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The Challenge for Africa

Wangari Maathai
In conversation with Judy Muller, Professor of Journalism, Annenberg School, USC
Co-sponsored by Wachovia
Tuesday, April 21, 2009
00:53:41
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Episode Summary
Wangari Muta Maathai is the founder of the Green Belt Movement, which, through networks of rural women, has planted over 30 million trees across Kenya since 1977. In 2002, she was elected to Kenya's Parliament in the first free elections in a generation, and in 2003 was appointed Assistant Minister for Environment, Natural Resources, and Wildlife. The Nobel Peace Prize laureate of 2004, she is the author of Unbowed: A Memoir, and speaks to organizations around the world. Her newest book, The Challenge for Africa addresses the intricacies of African issues, such as the lack of technological developments, the absence of fair international trade, population pressures and enduring hunger, and the dearth of genuine political and economic leadership. Maathai stresses the need for Africans to invent and implement their own solutions, rather than relying on foreign aid and Western visions of change, and calls for a revolution in leadership on both a political and individual level.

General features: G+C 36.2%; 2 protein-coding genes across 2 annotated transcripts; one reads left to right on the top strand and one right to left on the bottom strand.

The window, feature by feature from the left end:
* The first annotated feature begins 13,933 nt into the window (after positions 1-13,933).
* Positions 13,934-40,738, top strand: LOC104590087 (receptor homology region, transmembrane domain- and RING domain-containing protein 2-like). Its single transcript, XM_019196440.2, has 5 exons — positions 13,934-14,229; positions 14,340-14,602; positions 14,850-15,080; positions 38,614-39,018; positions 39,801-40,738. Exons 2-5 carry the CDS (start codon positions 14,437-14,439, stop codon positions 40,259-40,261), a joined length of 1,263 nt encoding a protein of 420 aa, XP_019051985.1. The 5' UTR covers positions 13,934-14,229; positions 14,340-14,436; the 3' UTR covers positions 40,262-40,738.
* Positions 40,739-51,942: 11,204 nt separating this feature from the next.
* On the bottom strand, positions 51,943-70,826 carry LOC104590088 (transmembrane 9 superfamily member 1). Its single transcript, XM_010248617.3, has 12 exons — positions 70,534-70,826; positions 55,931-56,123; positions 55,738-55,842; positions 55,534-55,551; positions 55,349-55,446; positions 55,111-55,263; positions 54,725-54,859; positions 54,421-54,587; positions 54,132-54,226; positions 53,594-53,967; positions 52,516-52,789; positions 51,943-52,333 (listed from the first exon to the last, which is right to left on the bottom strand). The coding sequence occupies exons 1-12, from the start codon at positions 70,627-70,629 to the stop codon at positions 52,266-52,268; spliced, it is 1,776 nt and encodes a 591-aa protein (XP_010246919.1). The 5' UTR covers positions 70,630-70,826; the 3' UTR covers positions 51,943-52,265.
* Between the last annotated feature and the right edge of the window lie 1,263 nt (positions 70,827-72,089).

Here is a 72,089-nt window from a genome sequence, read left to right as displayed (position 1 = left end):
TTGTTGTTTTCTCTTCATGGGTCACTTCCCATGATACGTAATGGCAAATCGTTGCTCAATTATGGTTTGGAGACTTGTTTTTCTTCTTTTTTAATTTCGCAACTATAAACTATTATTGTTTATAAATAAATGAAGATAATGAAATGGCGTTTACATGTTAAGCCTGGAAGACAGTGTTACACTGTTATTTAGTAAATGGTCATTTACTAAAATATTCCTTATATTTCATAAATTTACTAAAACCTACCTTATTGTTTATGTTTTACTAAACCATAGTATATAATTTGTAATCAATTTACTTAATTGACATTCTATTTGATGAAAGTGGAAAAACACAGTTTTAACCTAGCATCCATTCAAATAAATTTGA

Participant(s) Bio
Wangari Muta Maathai was born in Kenya in 1940. The first woman in East and Central Africa to earn a doctorate degree, Professor Maathai obtained a degree in Biological Sciences from Mount St. Scholastica College in Atchison, Kansas, and a Master of Science degree from the University of Pittsburgh. She pursued doctoral studies in Germany and Kenya, obtaining a Ph.D. from the University of Nairobi where she became the first woman chair of the Department of Veterinary Anatomy.


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